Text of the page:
2011 has brought many extreme weather and natural disasters across the world. We have seen it all: deadly flooding, earthquakes, tsunamis, hurricanes, tornadoes, drought, wildfires, snowstorms, haboobs, and wind storms. Although all of these events typically occur every year (and although I can’t vouch for this scientifically), it seems as if, in 2011, we had more than our fair share of disasters. I’ve seen a list of disasters on other sites, but, in this post, I’ll go into some detail about how I selected my picks for the top five natural disasters of 2011.
These are the questions I asked myself when selecting the top five natural disasters of 2011. How many people were affected? How many casualties occurred from this event? Did it have economic impacts? Did it change or alter the way of living in that area for the remainder of the year?
Disasters are a part of life, and they have naturally occurred for centuries. So I also asked myself what factors made 2011 seem so rife with disasters. Electronics technology – and social media – surely both play into it. With electronics such as smartphones and iPads – and social media such as Twitter and Facebook – information can be shared almost instantly when disasters strike. Just like many people I know, I typically get my news from Twitter before any other news source. In today’s age, when something bad happens, we hear about it sooner. Random sources (your friends, or friends of friends) will update their statuses on social media websites. People retweet those statuses, and before you know it, millions of people have read about some disaster before traditional media has had time to publish the news.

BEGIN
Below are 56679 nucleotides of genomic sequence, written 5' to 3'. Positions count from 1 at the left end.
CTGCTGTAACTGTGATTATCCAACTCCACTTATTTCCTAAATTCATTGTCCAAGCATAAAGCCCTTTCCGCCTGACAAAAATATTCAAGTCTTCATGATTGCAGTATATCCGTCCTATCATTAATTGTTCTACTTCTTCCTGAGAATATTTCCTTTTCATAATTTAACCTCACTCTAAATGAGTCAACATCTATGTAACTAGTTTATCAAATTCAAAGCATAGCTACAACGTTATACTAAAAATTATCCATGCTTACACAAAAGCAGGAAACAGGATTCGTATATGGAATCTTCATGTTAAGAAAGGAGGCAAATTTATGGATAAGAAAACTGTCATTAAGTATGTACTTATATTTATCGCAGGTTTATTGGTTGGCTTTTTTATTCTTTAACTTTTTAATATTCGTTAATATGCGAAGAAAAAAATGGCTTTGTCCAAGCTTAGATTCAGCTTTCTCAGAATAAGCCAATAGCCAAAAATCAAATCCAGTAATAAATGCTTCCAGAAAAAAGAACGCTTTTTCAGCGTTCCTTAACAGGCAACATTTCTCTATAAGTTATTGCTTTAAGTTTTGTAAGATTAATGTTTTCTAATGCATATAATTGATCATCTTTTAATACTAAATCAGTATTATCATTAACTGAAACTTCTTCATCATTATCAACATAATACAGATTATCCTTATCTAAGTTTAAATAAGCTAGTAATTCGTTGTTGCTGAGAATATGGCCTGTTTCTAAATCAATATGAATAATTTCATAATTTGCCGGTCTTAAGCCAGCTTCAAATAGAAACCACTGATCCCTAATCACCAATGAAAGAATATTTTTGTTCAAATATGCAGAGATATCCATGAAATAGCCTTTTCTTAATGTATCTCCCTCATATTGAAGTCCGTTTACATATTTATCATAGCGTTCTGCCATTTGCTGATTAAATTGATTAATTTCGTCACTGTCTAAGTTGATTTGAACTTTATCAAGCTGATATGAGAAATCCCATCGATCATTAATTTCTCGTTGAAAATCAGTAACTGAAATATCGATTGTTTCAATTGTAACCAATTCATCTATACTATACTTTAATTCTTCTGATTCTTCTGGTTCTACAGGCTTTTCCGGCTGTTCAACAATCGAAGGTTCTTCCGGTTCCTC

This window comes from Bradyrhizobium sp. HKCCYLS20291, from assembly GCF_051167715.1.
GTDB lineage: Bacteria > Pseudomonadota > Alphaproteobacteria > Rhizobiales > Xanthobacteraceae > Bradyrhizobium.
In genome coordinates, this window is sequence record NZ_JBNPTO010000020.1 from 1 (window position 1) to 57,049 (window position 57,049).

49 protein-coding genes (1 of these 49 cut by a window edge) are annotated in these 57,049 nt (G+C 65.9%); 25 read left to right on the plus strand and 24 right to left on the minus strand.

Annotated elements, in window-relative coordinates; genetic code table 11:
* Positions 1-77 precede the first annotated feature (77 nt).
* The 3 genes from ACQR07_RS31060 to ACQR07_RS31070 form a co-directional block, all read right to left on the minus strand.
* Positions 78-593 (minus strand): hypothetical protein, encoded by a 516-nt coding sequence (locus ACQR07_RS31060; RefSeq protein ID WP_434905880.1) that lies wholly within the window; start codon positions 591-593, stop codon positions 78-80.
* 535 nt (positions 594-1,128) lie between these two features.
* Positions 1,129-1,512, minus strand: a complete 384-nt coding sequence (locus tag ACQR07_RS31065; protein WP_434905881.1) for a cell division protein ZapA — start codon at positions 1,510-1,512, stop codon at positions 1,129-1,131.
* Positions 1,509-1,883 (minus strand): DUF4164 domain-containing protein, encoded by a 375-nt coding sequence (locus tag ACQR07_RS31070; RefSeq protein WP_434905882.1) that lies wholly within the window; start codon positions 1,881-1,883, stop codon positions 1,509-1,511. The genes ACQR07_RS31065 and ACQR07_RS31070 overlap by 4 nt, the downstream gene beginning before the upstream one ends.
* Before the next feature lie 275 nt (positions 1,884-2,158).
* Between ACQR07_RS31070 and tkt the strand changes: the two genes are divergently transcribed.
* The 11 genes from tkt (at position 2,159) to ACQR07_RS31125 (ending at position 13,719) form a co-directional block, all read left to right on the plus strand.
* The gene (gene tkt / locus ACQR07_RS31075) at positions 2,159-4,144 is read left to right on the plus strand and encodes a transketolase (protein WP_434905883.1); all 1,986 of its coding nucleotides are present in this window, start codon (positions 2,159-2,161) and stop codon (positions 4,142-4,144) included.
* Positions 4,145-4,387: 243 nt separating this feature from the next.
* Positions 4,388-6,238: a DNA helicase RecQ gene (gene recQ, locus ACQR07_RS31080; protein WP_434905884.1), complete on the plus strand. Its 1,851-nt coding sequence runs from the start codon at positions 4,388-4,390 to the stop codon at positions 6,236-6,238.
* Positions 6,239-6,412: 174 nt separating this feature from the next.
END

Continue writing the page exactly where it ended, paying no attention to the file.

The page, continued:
Also, urban sprawl is increasing. Both large and small cities are growing in size and population. With more people in the world, disasters can actually increase the number of casualties and injuries that take place. On the other hand, advances in science and technology should prepare us for these disasters before they hit. However, in some instances, such as the April 27, 2011 tornado outbreak, technology was not enough.
So, let’s take a look at my picks for the top five natural disasters of 2011.
5) Joplin, Missouri EF-5 Tornado